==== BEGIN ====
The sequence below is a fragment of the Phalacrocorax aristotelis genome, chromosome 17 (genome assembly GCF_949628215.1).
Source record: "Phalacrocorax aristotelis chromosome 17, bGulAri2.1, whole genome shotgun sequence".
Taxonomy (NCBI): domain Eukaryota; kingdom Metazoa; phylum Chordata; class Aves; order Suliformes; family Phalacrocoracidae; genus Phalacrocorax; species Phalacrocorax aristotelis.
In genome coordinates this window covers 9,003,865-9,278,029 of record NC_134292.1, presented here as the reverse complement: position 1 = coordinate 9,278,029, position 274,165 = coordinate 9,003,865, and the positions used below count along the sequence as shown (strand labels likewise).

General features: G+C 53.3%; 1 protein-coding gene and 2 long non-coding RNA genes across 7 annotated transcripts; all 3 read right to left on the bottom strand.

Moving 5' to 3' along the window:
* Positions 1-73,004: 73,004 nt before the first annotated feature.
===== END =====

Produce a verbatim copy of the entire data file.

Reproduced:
The sequence below is a fragment of the Phalacrocorax aristotelis genome, chromosome 17 (genome assembly GCF_949628215.1).
Source record: "Phalacrocorax aristotelis chromosome 17, bGulAri2.1, whole genome shotgun sequence".
Taxonomy (NCBI): domain Eukaryota; kingdom Metazoa; phylum Chordata; class Aves; order Suliformes; family Phalacrocoracidae; genus Phalacrocorax; species Phalacrocorax aristotelis.
In genome coordinates this window covers 9,003,865-9,278,029 of record NC_134292.1, presented here as the reverse complement: position 1 = coordinate 9,278,029, position 274,165 = coordinate 9,003,865, and the positions used below count along the sequence as shown (strand labels likewise).

General features: G+C 53.3%; 1 protein-coding gene and 2 long non-coding RNA genes across 7 annotated transcripts; all 3 read right to left on the bottom strand.

Moving 5' to 3' along the window:
* Positions 1-73,004: 73,004 nt before the first annotated feature.